15 April 2018

Book Recommendations for 2019

SANDMAN SLIM by Richard Kerrey (2009)

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At age eighteen, James Stark got dragged down to hell. A naturally talented magician, he betrayed by his those who he considered friends because they had grown envious at his power. Here he suffers untold horror and torment as he is tortured and forced to battle the foulest creatures in the fighting pits of hell. But after eleven long years, his old love gets murdered by those same people who had doomed him, Stark swears to avenge and claws his out of hell into the streets of los Angeles. But those eleven years has made him to something inhuman, a dark shadow that even demons feared as he molded himself into an assassin capable of killing the generals of hell. Now named the SANDMAN SLIM, James Stark cuts a bloody path through L.A on his quest for vengeance.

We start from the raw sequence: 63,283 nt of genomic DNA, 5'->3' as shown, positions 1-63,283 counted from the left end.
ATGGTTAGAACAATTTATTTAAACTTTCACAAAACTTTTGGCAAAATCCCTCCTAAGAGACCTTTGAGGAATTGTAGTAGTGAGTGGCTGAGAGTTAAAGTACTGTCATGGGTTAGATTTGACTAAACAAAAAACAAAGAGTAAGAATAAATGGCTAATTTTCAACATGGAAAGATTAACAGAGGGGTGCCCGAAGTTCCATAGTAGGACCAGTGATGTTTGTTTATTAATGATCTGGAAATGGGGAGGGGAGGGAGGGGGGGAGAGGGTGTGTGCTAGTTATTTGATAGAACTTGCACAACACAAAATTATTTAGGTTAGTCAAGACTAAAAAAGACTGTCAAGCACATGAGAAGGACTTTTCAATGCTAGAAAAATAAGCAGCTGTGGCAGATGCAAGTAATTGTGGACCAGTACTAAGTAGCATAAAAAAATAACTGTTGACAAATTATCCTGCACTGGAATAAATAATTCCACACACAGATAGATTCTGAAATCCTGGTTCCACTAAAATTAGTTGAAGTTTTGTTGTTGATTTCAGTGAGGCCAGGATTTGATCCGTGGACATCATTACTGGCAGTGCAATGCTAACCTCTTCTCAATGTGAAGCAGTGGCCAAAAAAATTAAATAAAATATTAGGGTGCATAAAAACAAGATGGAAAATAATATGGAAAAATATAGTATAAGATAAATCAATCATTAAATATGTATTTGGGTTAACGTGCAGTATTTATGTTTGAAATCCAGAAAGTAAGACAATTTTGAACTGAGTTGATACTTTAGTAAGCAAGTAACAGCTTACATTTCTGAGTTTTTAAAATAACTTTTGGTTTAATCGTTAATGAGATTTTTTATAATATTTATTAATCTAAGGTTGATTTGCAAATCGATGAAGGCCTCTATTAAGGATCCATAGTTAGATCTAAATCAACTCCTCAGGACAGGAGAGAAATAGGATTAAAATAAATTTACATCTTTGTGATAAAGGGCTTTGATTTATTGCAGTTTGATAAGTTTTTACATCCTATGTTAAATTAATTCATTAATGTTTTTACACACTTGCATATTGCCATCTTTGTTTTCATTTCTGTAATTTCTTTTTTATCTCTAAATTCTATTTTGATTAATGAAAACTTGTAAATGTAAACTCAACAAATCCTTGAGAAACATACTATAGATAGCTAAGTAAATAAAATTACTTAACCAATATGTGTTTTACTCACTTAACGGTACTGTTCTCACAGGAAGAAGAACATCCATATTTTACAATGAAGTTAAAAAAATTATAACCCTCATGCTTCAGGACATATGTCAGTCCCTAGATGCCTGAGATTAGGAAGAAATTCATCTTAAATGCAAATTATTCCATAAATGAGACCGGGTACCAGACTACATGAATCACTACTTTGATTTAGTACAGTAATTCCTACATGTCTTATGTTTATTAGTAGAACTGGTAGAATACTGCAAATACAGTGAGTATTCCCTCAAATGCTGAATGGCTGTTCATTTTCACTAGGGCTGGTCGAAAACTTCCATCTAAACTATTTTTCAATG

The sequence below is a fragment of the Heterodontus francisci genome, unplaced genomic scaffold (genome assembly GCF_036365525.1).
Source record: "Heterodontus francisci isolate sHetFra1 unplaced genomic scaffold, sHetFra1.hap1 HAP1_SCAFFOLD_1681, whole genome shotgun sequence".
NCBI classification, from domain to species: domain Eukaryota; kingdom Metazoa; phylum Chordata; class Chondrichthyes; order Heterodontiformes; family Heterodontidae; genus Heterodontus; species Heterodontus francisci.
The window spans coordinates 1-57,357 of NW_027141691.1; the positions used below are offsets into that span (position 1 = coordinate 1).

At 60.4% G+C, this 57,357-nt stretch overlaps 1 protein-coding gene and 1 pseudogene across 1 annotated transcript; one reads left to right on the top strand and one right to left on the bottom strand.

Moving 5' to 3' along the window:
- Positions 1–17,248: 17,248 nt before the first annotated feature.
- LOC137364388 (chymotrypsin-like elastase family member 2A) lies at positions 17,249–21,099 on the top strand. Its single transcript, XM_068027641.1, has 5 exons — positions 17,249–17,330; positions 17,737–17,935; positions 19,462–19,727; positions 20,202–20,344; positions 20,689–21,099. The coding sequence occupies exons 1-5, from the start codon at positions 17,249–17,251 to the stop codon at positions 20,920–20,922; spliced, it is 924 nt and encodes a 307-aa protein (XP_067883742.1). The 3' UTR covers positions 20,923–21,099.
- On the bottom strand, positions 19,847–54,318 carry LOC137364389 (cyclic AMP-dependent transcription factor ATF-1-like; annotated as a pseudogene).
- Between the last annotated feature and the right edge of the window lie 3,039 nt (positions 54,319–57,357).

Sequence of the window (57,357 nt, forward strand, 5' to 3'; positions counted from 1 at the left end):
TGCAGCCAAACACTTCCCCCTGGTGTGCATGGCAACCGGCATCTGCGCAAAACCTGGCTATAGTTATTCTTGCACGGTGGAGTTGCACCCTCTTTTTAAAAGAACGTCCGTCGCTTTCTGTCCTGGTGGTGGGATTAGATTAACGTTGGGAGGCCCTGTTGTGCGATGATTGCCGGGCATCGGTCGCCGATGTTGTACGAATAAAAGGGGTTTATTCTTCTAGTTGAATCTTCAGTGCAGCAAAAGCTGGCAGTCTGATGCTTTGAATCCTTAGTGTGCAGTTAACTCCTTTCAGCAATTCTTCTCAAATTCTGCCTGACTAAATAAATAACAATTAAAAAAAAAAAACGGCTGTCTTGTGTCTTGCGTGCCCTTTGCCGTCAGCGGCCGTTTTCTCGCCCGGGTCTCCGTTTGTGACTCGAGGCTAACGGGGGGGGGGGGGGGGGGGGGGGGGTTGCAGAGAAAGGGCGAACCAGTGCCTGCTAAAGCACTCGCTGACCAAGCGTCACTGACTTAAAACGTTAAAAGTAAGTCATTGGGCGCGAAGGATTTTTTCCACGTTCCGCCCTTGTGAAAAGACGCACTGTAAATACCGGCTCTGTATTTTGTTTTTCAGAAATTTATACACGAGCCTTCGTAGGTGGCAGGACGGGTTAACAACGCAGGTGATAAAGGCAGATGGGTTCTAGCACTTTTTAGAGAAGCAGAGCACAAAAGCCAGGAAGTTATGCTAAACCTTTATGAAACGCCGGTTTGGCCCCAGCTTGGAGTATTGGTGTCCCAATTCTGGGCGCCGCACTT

"20,000 Leagues Under The Sea" by Jules Verne (1992)

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20,000 leagues is about a French biologist and his companions' adventures as prisoners onboard a submarine, and their subsequent circumnavigation of the world, from Japan to India, from Arabia to Ireland...underwater!

20,000 leagues is unique amongst Verne's books. It combines this optimism and wonderment at the natural world and humanity's progress with a sober depiction of humanity's seedier, brutal and tragic moments. The protagonists are prisoners in a multi-million dollar gilded

cage, and even the captain himself, the one person who decides anything and everything that happens in the book, is chained to his past.

Even the beauty of the seas is marred by human conflict, sunken ships and drowned bodies. It's a spellbinding read, even more so thanks to the beautiful illustrations in the GIC editions.

"World War Z" by Max Brooks (2013)